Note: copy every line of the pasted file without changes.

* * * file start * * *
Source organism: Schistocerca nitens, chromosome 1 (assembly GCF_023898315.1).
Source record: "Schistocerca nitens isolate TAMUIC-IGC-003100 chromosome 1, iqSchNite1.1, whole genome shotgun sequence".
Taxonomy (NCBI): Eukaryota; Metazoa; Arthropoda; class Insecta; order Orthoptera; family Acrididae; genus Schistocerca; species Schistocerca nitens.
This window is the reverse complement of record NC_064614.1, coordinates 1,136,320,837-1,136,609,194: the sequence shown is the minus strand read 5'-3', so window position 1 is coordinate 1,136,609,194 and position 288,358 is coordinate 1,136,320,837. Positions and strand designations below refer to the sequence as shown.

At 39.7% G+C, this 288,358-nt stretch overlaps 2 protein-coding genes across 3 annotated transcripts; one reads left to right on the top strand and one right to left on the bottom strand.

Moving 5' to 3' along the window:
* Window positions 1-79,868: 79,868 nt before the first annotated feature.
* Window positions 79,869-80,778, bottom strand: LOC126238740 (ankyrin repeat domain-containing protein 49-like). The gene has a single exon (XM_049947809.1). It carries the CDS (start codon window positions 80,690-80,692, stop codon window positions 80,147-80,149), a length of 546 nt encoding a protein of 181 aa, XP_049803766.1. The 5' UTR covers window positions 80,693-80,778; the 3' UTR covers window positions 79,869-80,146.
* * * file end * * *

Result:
Source organism: Schistocerca nitens, chromosome 1 (assembly GCF_023898315.1).
Source record: "Schistocerca nitens isolate TAMUIC-IGC-003100 chromosome 1, iqSchNite1.1, whole genome shotgun sequence".
Taxonomy (NCBI): Eukaryota; Metazoa; Arthropoda; class Insecta; order Orthoptera; family Acrididae; genus Schistocerca; species Schistocerca nitens.
This window is the reverse complement of record NC_064614.1, coordinates 1,136,320,837-1,136,609,194: the sequence shown is the minus strand read 5'-3', so window position 1 is coordinate 1,136,609,194 and position 288,358 is coordinate 1,136,320,837. Positions and strand designations below refer to the sequence as shown.

At 39.7% G+C, this 288,358-nt stretch overlaps 2 protein-coding genes across 3 annotated transcripts; one reads left to right on the top strand and one right to left on the bottom strand.

Moving 5' to 3' along the window:
* Window positions 1-79,868: 79,868 nt before the first annotated feature.
* Window positions 79,869-80,778, bottom strand: LOC126238740 (ankyrin repeat domain-containing protein 49-like). The gene has a single exon (XM_049947809.1). It carries the CDS (start codon window positions 80,690-80,692, stop codon window positions 80,147-80,149), a length of 546 nt encoding a protein of 181 aa, XP_049803766.1. The 5' UTR covers window positions 80,693-80,778; the 3' UTR covers window positions 79,869-80,146.